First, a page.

How we speak and act can have a great impact on our leadership style. Your voice is the church bell of your intellect. How you speak when training your sales staff or speaking in public is vital when it comes to leadership. I've been asked many times in seminars to give a few tips that other speakers and managers can use during their next sales meeting, addressing their local chamber of commerce, or at their next national conference.
There is no secret. Most of the time it takes, practice, practice, practice, and more practice when perfecting your speech. A good rule of thumb is that for every minute of a great preparation (and you only want them great) it can take up to an hour of practice. There are no shortcuts in practice for great speech delivery.
Here are a few pointers so that the next time you are up on stage you can nail it:
1. Always have a professional speaker introduce you, especially at major national conferences. I have seen great speakers ruined by having someone from the sponsoring organization, who has never been on stage, introduce them. Your introduction sets the tone for your entire speech. Make sure someone who is experienced in speaking introduces you. Early in my speaking career, I developed a great relationship with -- and I've always called him The Voice -- "Radio" Wayne Cornils. It was one of my dreams to be introduced by Wayne at a Radio Advertising Bureau convention. Once he introduced me the first time, I now make it a point and to ask him to introduce me at every RAB convention. Talk about setting the tone for the seminar. Wayne Cornils had them riveted to their seats before one syllable came out of my mouth. People knew if Wayne was introducing you they were getting the best. Perception is reality and I'm no dummy.
2. Never end your speech with a question-and-answer session. Address people's questions after the speech unless it is unwired. Remember that you must be in control when you are speaking. Q&A gives the control to the audience.
3. Find out who the previous two or three speakers were who addressed the group. You'll want to know what they talked about so there isn't any duplication in material.
4. Stay on time! Don't go over. I don't care if it's a five-minute speech or a full-day seminar. Stay on course. Cut off your material if you must and you can tell them to call or email you for anything you missed in the material you handed out. People want to know when the breaks are and when they are going home. Going overtime can wreak havoc at the end of your presentation because people leave when they think the presentation should be over.
5. Do your homework! If you are going to give a speech at the National Association of Broadcasters/Radio Advertising Bureau then know your territory. More specifically, know the demo and gender of your audience. Know current economies and what's going on in the world. Knowing your material is vital, knowing how it impacts them in their specific markets is crucial.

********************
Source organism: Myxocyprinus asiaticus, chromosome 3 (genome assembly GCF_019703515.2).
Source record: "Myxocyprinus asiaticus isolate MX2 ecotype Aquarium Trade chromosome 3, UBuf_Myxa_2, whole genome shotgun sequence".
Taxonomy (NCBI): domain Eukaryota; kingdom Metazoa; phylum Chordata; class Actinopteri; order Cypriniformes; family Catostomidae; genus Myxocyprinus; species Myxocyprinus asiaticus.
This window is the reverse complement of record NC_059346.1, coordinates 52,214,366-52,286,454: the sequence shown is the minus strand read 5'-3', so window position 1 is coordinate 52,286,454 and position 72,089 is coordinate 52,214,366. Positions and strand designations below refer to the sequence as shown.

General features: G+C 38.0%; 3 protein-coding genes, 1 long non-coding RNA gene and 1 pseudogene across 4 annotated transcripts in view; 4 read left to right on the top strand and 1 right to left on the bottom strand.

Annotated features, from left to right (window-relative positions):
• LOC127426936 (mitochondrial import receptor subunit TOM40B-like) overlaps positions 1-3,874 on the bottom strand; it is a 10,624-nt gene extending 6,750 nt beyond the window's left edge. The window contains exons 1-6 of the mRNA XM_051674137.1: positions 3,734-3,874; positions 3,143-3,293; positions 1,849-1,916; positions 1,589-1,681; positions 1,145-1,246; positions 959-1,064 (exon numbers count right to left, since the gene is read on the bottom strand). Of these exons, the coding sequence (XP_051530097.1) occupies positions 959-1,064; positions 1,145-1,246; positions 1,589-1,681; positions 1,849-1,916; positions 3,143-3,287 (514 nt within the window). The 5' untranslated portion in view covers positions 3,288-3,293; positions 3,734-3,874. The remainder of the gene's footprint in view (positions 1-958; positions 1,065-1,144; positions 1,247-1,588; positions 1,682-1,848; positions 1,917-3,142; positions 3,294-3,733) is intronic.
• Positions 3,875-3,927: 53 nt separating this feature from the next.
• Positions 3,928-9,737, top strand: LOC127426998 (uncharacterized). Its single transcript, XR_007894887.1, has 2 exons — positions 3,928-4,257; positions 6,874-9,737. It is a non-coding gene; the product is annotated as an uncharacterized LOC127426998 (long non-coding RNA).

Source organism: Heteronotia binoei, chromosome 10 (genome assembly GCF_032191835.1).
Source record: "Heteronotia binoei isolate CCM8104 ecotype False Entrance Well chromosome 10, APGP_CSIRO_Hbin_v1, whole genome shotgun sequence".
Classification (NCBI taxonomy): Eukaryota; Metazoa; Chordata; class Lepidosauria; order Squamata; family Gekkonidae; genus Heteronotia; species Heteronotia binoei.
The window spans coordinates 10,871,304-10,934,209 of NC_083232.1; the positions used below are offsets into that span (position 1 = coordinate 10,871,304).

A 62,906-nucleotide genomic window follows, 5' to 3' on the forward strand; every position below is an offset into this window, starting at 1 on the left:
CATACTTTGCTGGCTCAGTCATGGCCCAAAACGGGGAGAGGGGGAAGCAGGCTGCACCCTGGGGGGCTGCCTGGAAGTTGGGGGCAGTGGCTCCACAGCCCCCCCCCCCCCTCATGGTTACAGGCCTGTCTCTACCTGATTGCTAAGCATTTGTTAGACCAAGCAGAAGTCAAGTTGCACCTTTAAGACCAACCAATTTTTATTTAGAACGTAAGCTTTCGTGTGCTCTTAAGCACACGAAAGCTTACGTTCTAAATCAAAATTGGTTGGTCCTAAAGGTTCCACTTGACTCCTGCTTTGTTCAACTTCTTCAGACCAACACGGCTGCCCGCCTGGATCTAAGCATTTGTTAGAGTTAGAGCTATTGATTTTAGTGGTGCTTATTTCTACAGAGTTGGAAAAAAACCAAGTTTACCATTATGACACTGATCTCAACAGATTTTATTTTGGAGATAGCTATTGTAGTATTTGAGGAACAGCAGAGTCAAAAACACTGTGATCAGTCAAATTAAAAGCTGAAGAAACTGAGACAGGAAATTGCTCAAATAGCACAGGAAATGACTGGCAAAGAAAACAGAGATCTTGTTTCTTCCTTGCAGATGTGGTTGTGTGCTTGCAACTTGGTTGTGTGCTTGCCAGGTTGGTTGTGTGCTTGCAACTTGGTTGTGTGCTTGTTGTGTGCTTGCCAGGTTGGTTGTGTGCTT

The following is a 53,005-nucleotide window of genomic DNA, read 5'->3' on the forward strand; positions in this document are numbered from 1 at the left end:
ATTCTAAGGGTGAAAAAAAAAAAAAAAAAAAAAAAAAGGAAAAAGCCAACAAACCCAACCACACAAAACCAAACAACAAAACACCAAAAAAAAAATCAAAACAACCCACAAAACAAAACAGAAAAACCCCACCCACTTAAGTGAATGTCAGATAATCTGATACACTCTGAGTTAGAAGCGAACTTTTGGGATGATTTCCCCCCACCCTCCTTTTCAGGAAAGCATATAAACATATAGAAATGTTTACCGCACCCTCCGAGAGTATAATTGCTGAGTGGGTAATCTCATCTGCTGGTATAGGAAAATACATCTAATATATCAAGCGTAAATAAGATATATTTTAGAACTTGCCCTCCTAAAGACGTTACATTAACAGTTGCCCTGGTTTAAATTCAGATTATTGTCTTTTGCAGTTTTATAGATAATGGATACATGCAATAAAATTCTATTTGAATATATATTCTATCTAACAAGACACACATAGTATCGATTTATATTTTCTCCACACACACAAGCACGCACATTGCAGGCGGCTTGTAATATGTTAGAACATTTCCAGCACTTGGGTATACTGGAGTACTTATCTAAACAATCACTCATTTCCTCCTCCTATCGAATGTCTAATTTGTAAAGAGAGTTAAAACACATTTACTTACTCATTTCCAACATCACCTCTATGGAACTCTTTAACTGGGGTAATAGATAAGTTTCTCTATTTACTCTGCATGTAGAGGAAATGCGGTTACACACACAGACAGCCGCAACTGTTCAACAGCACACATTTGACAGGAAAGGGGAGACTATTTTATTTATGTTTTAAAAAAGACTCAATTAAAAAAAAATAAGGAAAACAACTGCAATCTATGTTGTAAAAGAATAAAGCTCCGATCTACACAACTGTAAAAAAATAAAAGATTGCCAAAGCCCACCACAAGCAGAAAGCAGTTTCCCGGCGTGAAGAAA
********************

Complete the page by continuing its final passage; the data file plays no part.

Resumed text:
6. Never be undersold. Room size is the most critical aspect of your speech, believe it or not. You don't want empty seats in your room. The front row should be as close to where you are speaking as possible, giving you instant contact with your audience. Depending on the formality of the speaking engagement, I like to be close and come off the platform/stage which gives the audience a sense of comfort and intimacy. If you have to, rope off the last couple of rows if you think the room is going to be too big. If you anticipate having 100 people attend your seminar, set the room for 80. Standing room only is what you want. People will feel they attended the best seminar if they know it was sold out.
7. Ask for critiques. You are always trying to get better; this is the best way to do it. If the organization for which you are speaking has surveys, look at them. If they don't provide any kind of ratings survey for the speech, then come up with one of your own and include it in your handout.
8. Always have a technician in the room. I always make sure I have one, especially when I start the speech or seminar. Sometimes you can have it all ready to go 15 minutes before you speak and for some reason, Mr. Murphy (Murphy's Law) shows up and something might not work. How you start your speech is everything. Also, when the audio and video get stuck, know how to roll with it and always have a back-up plan. Silence for more than 30 seconds can be deafening to a speech. Rule of thumb, I always walk the room the night before the speech and always have it ready and wired up one hour before the speech -- even if I'm in my yoga pants.
9. If you have to, turn down doing the speech. If for any reason you feel you are not qualified to speak to that audience, forget it. It's better to turn it down than go ahead. Word of mouth gets around, and you don't want anyone bad mouthing your speech.
10. Get testimonials. The first thing to ask for after a successful speech is to get a testimonial from the sponsor. This goes a long way toward booking future speeches and establishes a good track record.
Bonus: Tape the tops of the doors. Know your room and know the exits. People do have to go to the washroom even if they know your break times. In many rooms, you have tall doors that have latches when you close the door. You don't want distractions when people have to get up and leave to go to the washroom. Take some gray duct tape and tape off the top of the latches on the doors. That way it's silent when people leave and come back and people can stay focused on you.
An Even Dozen: They come to hear you speak! They don't come to see 60 PowerPoint slides in 30 minutes. If they did, then that's not a speech/seminar. Rock their world and rise above the clutter!
Sean Luce is the Head National Instructor for the Luce Performance Group International and can be reached at firstname.lastname@example.org orwww.luceperformancegroup.com.